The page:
The first time I remember feeling sorry for the entire male race was the morning of my daughter's birth. My husband was ecstatic. He was bouncing off the walls with excitement. He called everyone he could think of, in spite of the fact that she was born at 3:29 a.m. As I lay in the bed watching him I realized that as happy as he was, he could not know the feeling I had of cooperating so closely with God in this act of His creation. I don't write this to bring pain to those women who have longed to be mothers and are not. I do write this to highlight the special and unique way God created us as women. He created us uniquely to enjoy the intimacy of relationship on a level different from a man. This fact about us as women shows in the events of Easter.
The second time I feel grateful for my status as a woman is when I reflect on the events of Jesus’ Passion. I'm proud of my sisters who stood so courageously at the cross, who dared to mourn publicly for Him, and who insisted on giving Him a proper burial. The women of Easter represent faith, trust, loyalty, and compassion during the darkest days of their spiritual lives. The women shine at Easter. Their example of devotion to Christ is rewarded by God. God chose Mary Magdalene as the first witness of His resurrection, even though women were not considered credible witnesses in that day. Jesus said that everywhere the Gospel is preached the action of Mary of Bethany (anointing His head with costly perfume) would be remembered.
Of Jesus’ seven statements from the cross, one was spoken to His mother. The longest discourse of Calvary was spoken to the women who were mourning for Him as He walked the Via Dolorosa (the road of suffering). He told them not to weep for Him, but for themselves as He prophesied the destruction of the temple that occurred in AD 70. Henry Gariepy writes; With all the record of opposition to Jesus, there is not instance written of in which a woman opposed Christ. No women ever forsook, betrayed, or in any way expressed enmity against Christ. Rather they followed Him, opened to Him their homes and hearts, bathed His feet with their tears, anointed His head with perfume, and now as men dragged Him to His death, they showed the compassion of their sorrow and wept for Him on His way of martyrdom. Before I claim to much credit for the women of Easter, I must admit that due to the customs of that day, it was not as dangerous for a woman to stand up for Christ as it was for the men. There were men who remained faithful to Christ during these dark hours, John was with Him all the way to the cross, and Nicodemus and Joseph made arrangements for His burial.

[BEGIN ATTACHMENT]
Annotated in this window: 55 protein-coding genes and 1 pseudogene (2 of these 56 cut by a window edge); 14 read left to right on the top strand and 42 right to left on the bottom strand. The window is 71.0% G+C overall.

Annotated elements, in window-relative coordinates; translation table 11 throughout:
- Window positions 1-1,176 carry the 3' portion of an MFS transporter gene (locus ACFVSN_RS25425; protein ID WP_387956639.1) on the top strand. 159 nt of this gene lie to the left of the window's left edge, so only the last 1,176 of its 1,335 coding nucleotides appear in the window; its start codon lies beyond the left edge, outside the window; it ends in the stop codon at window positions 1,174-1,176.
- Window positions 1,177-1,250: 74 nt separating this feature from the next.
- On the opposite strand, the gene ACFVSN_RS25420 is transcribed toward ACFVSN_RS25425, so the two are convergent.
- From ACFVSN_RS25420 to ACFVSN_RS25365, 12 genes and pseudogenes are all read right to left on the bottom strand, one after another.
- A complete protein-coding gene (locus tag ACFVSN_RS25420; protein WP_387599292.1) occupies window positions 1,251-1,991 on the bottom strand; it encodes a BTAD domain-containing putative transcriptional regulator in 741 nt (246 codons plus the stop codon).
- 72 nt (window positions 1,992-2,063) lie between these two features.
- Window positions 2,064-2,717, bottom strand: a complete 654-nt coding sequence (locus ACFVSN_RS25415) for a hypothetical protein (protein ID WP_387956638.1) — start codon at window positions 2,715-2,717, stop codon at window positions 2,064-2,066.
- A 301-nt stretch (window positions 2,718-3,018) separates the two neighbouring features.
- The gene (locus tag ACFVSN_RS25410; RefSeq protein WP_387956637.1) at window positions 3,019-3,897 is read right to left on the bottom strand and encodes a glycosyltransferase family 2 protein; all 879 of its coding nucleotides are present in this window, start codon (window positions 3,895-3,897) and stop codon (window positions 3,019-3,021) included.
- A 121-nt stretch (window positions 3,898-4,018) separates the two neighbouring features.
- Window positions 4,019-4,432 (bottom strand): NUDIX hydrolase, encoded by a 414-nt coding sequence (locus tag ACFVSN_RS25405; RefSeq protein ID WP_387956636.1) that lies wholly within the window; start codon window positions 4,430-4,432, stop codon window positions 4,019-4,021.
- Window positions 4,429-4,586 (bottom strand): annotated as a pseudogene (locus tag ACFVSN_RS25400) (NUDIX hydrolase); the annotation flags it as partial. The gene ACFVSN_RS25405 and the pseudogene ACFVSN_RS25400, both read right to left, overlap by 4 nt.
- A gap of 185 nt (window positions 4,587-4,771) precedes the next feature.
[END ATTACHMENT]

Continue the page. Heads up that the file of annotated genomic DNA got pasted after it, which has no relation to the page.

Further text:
The events in the lives of women at Easter reveal the way women devote themselves to relationships. Women hang in there when things get tough. It also exposes women's deepest pain. No doubt that this day Mary was remembering the words of Simeon spoken thirty-three years earlier recorded in Luke 2:35 And a sword will pierce your own soul too. She knew this day was coming, and although she dreaded it, she wouldn't have missed it. She needed to be there for Jesus, for God and for His disciples.
The lesson for women at Easter is to ask ourselves; Have I devoted myself fully to relationship with Jesus Christ above all other relationships? Have I have been loyal, compassionate, and trusting of Jesus in the dark days of my spiritual life? Would I have been among these women of Easter who so beautifully demonstrate all that God wants from us—a heart devoted to Him?
 Henry Gariepy. 40 Days with the Savior. (Thomas Nelson, Nashville: 1995) p. 92-93.